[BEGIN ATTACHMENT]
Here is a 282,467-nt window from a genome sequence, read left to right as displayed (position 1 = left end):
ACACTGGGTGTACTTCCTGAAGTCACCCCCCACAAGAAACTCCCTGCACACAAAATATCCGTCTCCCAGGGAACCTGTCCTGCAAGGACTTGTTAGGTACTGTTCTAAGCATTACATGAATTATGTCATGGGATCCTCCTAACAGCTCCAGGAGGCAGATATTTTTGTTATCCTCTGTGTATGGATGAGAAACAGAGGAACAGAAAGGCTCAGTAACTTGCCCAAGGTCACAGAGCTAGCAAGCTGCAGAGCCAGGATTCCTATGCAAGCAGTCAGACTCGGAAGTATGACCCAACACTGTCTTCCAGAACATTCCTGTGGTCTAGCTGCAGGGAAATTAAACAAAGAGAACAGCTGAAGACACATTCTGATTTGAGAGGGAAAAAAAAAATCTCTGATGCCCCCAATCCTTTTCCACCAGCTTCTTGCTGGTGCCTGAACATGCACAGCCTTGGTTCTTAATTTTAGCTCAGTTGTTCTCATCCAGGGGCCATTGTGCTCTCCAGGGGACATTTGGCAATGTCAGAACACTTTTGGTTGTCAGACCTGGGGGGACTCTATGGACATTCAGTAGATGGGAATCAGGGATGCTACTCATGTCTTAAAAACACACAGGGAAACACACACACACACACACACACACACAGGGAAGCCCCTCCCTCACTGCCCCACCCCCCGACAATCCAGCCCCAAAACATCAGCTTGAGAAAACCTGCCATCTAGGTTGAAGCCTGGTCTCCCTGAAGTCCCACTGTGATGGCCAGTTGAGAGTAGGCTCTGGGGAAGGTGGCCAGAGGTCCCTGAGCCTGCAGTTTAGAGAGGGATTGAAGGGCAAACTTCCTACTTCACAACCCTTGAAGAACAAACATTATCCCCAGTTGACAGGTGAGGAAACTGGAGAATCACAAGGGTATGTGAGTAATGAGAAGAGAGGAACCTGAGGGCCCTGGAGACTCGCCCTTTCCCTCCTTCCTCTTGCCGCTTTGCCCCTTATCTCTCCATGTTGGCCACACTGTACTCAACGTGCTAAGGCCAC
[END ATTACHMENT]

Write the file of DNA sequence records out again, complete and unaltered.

Here is a 282,467-nt window from a genome sequence, read left to right as displayed (position 1 = left end):
ACACTGGGTGTACTTCCTGAAGTCACCCCCCACAAGAAACTCCCTGCACACAAAATATCCGTCTCCCAGGGAACCTGTCCTGCAAGGACTTGTTAGGTACTGTTCTAAGCATTACATGAATTATGTCATGGGATCCTCCTAACAGCTCCAGGAGGCAGATATTTTTGTTATCCTCTGTGTATGGATGAGAAACAGAGGAACAGAAAGGCTCAGTAACTTGCCCAAGGTCACAGAGCTAGCAAGCTGCAGAGCCAGGATTCCTATGCAAGCAGTCAGACTCGGAAGTATGACCCAACACTGTCTTCCAGAACATTCCTGTGGTCTAGCTGCAGGGAAATTAAACAAAGAGAACAGCTGAAGACACATTCTGATTTGAGAGGGAAAAAAAAAATCTCTGATGCCCCCAATCCTTTTCCACCAGCTTCTTGCTGGTGCCTGAACATGCACAGCCTTGGTTCTTAATTTTAGCTCAGTTGTTCTCATCCAGGGGCCATTGTGCTCTCCAGGGGACATTTGGCAATGTCAGAACACTTTTGGTTGTCAGACCTGGGGGGACTCTATGGACATTCAGTAGATGGGAATCAGGGATGCTACTCATGTCTTAAAAACACACAGGGAAACACACACACACACACACACACACACAGGGAAGCCCCTCCCTCACTGCCCCACCCCCCGACAATCCAGCCCCAAAACATCAGCTTGAGAAAACCTGCCATCTAGGTTGAAGCCTGGTCTCCCTGAAGTCCCACTGTGATGGCCAGTTGAGAGTAGGCTCTGGGGAAGGTGGCCAGAGGTCCCTGAGCCTGCAGTTTAGAGAGGGATTGAAGGGCAAACTTCCTACTTCACAACCCTTGAAGAACAAACATTATCCCCAGTTGACAGGTGAGGAAACTGGAGAATCACAAGGGTATGTGAGTAATGAGAAGAGAGGAACCTGAGGGCCCTGGAGACTCGCCCTTTCCCTCCTTCCTCTTGCCGCTTTGCCCCTTATCTCTCCATGTTGGCCACACTGTACTCAACGTGCTAAGGCCAC